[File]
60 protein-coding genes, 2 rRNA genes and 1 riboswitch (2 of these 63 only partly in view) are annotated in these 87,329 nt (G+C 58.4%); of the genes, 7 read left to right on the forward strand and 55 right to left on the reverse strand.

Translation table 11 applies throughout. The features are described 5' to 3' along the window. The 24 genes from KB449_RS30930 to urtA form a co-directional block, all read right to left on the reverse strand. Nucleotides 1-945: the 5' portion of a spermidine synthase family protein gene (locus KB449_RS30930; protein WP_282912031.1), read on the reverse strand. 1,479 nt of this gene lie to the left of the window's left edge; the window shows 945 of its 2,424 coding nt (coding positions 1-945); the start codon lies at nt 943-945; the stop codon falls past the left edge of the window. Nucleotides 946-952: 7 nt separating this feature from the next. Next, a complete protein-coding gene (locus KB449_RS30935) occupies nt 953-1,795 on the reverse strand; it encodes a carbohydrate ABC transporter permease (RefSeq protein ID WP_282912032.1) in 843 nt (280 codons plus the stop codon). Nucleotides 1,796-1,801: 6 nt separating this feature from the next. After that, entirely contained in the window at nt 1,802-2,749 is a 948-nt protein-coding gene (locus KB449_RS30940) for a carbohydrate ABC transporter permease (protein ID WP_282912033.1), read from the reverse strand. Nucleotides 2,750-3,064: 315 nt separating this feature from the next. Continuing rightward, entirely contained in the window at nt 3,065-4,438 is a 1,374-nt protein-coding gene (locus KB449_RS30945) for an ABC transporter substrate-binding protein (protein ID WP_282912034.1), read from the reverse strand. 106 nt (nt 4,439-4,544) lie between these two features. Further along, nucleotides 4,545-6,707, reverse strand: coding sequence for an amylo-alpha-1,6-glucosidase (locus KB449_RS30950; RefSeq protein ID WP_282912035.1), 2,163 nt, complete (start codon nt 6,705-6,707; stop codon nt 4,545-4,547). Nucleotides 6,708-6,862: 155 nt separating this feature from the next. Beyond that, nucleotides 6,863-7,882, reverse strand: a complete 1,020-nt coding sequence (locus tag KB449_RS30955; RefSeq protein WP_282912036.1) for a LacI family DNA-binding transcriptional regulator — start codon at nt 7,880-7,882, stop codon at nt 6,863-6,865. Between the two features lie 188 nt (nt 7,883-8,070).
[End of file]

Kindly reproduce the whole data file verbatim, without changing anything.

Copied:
60 protein-coding genes, 2 rRNA genes and 1 riboswitch (2 of these 63 only partly in view) are annotated in these 87,329 nt (G+C 58.4%); of the genes, 7 read left to right on the forward strand and 55 right to left on the reverse strand.

Translation table 11 applies throughout. The features are described 5' to 3' along the window. The 24 genes from KB449_RS30930 to urtA form a co-directional block, all read right to left on the reverse strand. Nucleotides 1-945: the 5' portion of a spermidine synthase family protein gene (locus KB449_RS30930; protein WP_282912031.1), read on the reverse strand. 1,479 nt of this gene lie to the left of the window's left edge; the window shows 945 of its 2,424 coding nt (coding positions 1-945); the start codon lies at nt 943-945; the stop codon falls past the left edge of the window. Nucleotides 946-952: 7 nt separating this feature from the next. Next, a complete protein-coding gene (locus KB449_RS30935) occupies nt 953-1,795 on the reverse strand; it encodes a carbohydrate ABC transporter permease (RefSeq protein ID WP_282912032.1) in 843 nt (280 codons plus the stop codon). Nucleotides 1,796-1,801: 6 nt separating this feature from the next. After that, entirely contained in the window at nt 1,802-2,749 is a 948-nt protein-coding gene (locus KB449_RS30940) for a carbohydrate ABC transporter permease (protein ID WP_282912033.1), read from the reverse strand. Nucleotides 2,750-3,064: 315 nt separating this feature from the next. Continuing rightward, entirely contained in the window at nt 3,065-4,438 is a 1,374-nt protein-coding gene (locus KB449_RS30945) for an ABC transporter substrate-binding protein (protein ID WP_282912034.1), read from the reverse strand. 106 nt (nt 4,439-4,544) lie between these two features. Further along, nucleotides 4,545-6,707, reverse strand: coding sequence for an amylo-alpha-1,6-glucosidase (locus KB449_RS30950; RefSeq protein ID WP_282912035.1), 2,163 nt, complete (start codon nt 6,705-6,707; stop codon nt 4,545-4,547). Nucleotides 6,708-6,862: 155 nt separating this feature from the next. Beyond that, nucleotides 6,863-7,882, reverse strand: a complete 1,020-nt coding sequence (locus tag KB449_RS30955; RefSeq protein WP_282912036.1) for a LacI family DNA-binding transcriptional regulator — start codon at nt 7,880-7,882, stop codon at nt 6,863-6,865. Between the two features lie 188 nt (nt 7,883-8,070).